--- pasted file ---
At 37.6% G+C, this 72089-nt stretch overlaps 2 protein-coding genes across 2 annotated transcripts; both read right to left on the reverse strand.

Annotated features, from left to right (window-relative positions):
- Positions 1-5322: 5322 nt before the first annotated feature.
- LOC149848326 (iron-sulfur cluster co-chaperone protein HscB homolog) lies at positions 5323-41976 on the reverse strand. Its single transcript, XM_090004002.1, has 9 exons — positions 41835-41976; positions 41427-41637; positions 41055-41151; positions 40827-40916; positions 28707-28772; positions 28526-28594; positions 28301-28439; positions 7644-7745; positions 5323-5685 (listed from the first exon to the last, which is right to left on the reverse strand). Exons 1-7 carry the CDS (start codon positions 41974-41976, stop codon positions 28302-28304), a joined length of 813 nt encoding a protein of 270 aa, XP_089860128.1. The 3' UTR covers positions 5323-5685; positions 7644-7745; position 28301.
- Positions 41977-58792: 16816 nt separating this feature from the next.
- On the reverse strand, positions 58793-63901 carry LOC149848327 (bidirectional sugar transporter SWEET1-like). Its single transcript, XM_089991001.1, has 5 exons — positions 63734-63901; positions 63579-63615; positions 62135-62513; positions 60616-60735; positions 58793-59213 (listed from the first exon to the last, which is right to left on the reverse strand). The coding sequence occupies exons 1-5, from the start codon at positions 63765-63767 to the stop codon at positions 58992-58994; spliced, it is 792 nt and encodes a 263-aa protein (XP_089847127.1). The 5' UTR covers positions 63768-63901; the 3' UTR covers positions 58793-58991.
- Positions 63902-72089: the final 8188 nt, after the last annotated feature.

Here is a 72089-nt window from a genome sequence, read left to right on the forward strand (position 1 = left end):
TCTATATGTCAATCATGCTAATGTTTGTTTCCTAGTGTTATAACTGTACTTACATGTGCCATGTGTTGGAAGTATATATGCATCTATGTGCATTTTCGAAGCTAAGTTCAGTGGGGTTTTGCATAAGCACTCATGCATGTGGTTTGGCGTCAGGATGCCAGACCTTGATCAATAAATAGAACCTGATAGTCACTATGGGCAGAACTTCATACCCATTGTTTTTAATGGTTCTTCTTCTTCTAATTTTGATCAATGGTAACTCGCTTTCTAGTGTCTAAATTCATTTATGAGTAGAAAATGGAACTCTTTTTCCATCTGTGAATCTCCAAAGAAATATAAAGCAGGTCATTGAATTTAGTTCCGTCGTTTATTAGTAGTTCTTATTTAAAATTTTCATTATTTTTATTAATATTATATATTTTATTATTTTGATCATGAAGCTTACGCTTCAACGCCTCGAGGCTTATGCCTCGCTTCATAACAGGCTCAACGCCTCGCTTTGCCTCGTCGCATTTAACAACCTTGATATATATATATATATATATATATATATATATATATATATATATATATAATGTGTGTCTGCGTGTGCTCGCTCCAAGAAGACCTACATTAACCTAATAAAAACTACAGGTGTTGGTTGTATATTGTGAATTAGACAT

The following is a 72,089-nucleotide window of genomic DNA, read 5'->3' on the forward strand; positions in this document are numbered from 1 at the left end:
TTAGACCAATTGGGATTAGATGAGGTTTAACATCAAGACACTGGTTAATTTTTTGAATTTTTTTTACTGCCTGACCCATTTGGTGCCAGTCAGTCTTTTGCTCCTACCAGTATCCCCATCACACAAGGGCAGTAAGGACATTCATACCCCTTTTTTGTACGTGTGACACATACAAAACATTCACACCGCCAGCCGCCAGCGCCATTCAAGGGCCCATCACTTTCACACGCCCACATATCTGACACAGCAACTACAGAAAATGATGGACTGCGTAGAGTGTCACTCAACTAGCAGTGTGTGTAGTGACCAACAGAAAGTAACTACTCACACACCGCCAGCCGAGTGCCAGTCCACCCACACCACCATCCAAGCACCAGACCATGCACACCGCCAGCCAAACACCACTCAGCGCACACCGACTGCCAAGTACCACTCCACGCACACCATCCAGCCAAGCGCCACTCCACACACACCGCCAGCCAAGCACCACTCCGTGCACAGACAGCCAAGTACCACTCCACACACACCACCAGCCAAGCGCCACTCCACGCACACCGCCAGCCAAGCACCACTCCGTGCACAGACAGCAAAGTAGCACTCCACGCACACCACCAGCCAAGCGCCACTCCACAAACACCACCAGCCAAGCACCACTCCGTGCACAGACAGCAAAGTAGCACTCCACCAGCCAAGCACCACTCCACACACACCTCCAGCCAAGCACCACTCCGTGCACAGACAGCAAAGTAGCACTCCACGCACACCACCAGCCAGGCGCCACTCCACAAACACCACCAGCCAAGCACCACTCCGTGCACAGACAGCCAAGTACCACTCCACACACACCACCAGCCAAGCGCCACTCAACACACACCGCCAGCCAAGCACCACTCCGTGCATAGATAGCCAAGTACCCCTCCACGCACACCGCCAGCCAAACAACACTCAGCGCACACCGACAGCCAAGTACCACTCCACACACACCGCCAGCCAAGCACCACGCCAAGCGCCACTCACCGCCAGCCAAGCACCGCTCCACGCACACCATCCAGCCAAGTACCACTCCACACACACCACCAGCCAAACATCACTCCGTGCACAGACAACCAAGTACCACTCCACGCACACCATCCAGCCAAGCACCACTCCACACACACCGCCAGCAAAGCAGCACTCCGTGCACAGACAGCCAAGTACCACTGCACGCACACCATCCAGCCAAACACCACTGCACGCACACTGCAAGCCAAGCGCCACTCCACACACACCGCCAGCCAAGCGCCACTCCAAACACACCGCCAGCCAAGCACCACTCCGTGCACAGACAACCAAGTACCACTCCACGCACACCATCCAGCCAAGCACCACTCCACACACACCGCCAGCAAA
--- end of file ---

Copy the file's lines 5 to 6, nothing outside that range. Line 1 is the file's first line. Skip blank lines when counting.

- Positions 41977-58792: 16816 nt separating this feature from the next.
- On the reverse strand, positions 58793-63901 carry LOC149848327 (bidirectional sugar transporter SWEET1-like). Its single transcript, XM_089991001.1, has 5 exons — positions 63734-63901; positions 63579-63615; positions 62135-62513; positions 60616-60735; positions 58793-59213 (listed from the first exon to the last, which is right to left on the reverse strand). The coding sequence occupies exons 1-5, from the start codon at positions 63765-63767 to the stop codon at positions 58992-58994; spliced, it is 792 nt and encodes a 263-aa protein (XP_089847127.1). The 5' UTR covers positions 63768-63901; the 3' UTR covers positions 58793-58991.